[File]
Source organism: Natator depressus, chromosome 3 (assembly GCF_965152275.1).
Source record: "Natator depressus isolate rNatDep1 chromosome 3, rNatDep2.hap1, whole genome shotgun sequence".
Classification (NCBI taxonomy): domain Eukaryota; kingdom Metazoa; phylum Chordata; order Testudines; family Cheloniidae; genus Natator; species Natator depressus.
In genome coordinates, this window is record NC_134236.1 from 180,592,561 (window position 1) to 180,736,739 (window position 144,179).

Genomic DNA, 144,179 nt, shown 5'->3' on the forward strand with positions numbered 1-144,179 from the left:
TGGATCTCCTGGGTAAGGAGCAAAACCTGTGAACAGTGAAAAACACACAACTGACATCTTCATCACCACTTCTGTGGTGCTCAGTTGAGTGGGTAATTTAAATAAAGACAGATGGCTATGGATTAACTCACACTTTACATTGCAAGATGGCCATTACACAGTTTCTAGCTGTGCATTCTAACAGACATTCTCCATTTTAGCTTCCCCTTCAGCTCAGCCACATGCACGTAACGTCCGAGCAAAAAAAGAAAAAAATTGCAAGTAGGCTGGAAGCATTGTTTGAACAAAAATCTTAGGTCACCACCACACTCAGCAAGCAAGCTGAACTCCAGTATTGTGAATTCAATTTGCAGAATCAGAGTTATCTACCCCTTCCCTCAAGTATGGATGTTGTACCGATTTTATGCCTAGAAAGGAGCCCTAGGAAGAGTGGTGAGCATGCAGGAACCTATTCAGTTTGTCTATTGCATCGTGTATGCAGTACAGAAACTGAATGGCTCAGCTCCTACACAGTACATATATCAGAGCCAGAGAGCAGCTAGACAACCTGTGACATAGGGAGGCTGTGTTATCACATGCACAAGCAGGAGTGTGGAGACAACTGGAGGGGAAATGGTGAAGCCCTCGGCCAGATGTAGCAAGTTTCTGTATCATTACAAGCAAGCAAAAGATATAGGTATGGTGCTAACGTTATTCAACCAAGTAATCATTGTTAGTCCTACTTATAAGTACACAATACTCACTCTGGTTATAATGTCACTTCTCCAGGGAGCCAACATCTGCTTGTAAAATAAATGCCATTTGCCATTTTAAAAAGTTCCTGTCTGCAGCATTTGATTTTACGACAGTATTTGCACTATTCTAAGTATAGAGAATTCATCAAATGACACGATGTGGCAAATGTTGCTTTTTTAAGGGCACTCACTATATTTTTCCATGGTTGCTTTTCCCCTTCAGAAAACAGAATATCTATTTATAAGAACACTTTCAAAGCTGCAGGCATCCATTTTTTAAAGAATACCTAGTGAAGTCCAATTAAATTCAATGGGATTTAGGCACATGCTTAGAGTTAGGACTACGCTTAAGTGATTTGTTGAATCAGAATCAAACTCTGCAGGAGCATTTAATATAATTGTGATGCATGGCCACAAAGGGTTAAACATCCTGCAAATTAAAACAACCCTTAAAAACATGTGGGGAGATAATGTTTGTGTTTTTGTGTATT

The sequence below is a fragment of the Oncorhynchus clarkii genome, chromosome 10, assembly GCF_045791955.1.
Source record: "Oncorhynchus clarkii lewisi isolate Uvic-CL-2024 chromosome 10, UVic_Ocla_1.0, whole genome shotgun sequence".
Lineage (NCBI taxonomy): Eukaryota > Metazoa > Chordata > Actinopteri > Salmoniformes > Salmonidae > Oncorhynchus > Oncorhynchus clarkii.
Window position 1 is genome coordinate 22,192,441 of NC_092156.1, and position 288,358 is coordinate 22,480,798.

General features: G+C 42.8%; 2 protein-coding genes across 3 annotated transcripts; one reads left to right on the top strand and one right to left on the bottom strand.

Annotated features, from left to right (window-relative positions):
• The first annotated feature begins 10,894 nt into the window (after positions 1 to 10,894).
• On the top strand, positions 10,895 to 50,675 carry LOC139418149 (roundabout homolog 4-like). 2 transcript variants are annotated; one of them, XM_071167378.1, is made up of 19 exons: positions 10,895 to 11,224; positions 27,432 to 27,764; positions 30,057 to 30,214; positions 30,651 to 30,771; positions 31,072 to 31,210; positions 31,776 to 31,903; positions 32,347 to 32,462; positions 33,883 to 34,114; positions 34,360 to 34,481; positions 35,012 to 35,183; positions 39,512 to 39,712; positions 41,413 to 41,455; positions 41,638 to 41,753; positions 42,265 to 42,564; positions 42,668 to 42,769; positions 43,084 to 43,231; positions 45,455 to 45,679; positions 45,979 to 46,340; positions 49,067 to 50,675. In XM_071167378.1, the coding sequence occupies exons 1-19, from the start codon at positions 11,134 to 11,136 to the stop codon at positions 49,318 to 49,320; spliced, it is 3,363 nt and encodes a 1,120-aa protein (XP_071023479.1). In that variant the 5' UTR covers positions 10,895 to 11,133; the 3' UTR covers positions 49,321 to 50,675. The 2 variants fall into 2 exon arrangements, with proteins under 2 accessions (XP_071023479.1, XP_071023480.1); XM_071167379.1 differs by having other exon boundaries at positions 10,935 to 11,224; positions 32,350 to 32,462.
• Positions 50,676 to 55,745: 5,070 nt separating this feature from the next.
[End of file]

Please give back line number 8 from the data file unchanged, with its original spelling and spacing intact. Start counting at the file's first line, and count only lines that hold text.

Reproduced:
Source record: "Oncorhynchus clarkii lewisi isolate Uvic-CL-2024 chromosome 10, UVic_Ocla_1.0, whole genome shotgun sequence".